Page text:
Guest blogger Maree Clout spent some time exploring Anangu life and history at Uluru’s Cultural Centre
The excitement of reaching your final destination of the Uluru-Kata Tjuta National Park starts in your belly the moment you take the turn-off from the Stuart Highway onto the Lasseter Highway at Erldunda. This is the moment you realise that your first glimpse of the magnificent Uluru and Kata Tjuta will magically appear at any time. And you will be right.
If this is your first time visiting this area, believe me, that’s how you’ll feel.
About 50 kilometres closer to these colossi, there they are. From that point on you’ll no doubt want to get settled into your accommodation, or set up camp so you can get back in the car and get closer to Uluru.
But, if you have the time – and your arrival time fits, please do visit the Cultural Centre.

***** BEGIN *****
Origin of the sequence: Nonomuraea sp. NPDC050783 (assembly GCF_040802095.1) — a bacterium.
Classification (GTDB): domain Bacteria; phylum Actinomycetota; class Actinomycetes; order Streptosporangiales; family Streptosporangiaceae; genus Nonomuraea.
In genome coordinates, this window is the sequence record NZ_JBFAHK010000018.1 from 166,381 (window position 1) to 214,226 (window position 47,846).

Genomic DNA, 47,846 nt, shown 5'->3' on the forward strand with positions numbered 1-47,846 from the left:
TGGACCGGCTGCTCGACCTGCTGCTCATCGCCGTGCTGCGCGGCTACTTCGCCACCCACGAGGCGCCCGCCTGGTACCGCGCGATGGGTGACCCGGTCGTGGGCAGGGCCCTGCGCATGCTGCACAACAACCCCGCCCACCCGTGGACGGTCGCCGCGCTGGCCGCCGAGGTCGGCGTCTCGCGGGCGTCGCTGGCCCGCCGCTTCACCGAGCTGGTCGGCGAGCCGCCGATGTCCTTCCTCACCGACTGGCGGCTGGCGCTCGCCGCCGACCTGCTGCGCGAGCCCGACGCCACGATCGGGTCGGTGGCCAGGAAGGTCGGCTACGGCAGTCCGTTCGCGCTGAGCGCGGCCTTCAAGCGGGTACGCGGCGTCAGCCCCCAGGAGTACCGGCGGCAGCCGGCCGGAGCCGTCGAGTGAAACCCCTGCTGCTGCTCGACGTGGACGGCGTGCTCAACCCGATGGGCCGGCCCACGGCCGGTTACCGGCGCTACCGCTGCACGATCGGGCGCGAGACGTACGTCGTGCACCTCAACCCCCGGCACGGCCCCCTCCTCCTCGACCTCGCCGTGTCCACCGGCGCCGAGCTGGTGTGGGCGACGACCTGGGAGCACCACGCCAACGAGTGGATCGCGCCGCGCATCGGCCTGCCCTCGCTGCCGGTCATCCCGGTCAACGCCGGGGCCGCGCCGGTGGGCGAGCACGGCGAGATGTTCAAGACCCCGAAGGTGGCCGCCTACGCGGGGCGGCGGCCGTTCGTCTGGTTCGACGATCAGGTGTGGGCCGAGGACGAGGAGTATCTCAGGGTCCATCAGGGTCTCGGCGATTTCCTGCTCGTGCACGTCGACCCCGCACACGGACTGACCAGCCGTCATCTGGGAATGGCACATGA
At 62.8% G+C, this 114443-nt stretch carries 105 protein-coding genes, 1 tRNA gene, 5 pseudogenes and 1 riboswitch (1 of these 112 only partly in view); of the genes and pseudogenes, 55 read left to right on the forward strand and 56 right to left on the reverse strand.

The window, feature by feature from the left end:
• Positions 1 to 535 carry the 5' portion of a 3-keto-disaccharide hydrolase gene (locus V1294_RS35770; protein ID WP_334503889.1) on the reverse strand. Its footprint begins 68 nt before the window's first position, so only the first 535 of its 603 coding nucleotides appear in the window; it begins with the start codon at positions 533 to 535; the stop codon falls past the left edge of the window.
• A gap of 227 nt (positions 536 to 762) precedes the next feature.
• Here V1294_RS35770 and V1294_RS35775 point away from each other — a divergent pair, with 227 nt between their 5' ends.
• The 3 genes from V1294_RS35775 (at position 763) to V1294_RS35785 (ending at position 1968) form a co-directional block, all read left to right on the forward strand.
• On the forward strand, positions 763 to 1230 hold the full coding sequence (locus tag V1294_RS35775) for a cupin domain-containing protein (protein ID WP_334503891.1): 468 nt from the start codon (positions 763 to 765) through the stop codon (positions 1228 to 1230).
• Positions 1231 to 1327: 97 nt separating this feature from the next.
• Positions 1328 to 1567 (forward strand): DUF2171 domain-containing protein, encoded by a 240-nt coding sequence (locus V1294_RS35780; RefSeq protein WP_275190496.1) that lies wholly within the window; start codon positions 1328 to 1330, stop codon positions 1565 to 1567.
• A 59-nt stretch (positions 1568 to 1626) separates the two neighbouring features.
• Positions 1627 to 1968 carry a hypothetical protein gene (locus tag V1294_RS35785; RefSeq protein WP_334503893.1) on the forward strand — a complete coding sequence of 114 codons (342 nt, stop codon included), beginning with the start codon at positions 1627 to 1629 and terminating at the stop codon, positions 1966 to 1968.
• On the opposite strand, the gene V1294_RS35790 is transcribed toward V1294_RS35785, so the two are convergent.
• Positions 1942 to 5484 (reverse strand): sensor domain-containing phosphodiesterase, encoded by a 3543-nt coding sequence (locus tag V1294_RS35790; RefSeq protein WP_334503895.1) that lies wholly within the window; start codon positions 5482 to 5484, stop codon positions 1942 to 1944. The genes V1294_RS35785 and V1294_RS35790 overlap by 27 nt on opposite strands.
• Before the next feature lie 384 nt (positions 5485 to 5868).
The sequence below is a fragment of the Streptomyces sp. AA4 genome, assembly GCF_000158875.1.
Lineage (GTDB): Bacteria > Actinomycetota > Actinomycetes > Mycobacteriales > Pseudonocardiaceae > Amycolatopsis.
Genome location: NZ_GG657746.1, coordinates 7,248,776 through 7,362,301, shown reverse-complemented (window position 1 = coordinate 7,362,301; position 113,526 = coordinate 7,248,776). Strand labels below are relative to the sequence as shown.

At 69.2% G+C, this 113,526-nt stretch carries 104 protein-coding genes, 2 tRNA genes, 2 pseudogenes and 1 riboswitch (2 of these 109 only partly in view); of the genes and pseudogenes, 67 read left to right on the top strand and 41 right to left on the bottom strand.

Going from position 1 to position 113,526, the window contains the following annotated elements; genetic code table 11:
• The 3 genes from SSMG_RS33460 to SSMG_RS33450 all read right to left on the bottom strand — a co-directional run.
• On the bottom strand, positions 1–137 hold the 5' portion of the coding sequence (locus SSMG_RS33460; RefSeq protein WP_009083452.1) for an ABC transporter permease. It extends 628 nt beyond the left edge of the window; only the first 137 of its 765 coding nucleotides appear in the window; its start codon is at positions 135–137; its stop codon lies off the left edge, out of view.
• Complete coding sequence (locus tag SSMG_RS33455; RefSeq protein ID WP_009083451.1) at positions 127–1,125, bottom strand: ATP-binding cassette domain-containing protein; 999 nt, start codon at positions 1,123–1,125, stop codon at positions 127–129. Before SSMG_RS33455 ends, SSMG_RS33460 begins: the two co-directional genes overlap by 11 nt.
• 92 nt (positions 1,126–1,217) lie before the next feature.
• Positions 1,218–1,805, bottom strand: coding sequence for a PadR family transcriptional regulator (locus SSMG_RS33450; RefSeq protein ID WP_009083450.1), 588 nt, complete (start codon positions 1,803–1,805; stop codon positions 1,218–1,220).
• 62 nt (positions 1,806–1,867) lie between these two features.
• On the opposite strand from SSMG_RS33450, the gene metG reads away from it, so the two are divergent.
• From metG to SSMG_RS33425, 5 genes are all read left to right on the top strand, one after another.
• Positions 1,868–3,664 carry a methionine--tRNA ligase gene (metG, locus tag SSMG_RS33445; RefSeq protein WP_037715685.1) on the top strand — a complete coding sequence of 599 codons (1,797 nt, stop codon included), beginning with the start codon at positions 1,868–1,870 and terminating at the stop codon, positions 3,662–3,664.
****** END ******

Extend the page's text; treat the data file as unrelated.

It’s full of information about what to do in the park, with dedicated staff to help.
You can either explore all there is to explore or just quickly grab some brochures and head off outside again.
The Cultural Centre introduces you to the foundation of Anangu culture – Tjukurpa, the traditional law that guides Anangu daily life.
Cultural demonstrations take place at 10.00 am every day when you can hear about bush foods, tools and medicines, see artists paint, and join in with hands-on activities.
There is an information counter, shops selling Aboriginal arts and souvenirs, a cafe where you can re-energise for whatever activities you have planned, a picnic area or two and rest rooms.
There is a documentary lasting about 40 minutes that loops around all day, which is a good starting point to understanding all there is about life at the park before and after white settlement.
The building itself also tells the story of this special place. It was opened in 1995to celebrate ten years of joint management between Anangu and Parks Australia.
It was built using natural materials, including bricks built on-site by local Anangu. The Cultural Centre logo represents four major Tjukurpa stories associated with Uluru. Kuniya, Liru, Kurpany and Mala are all ancestral beings who help form the basis of traditional law and custom for Anangu today. They connect Anangu with country in all directions around Uluru.
All images courtesy of Maree Clout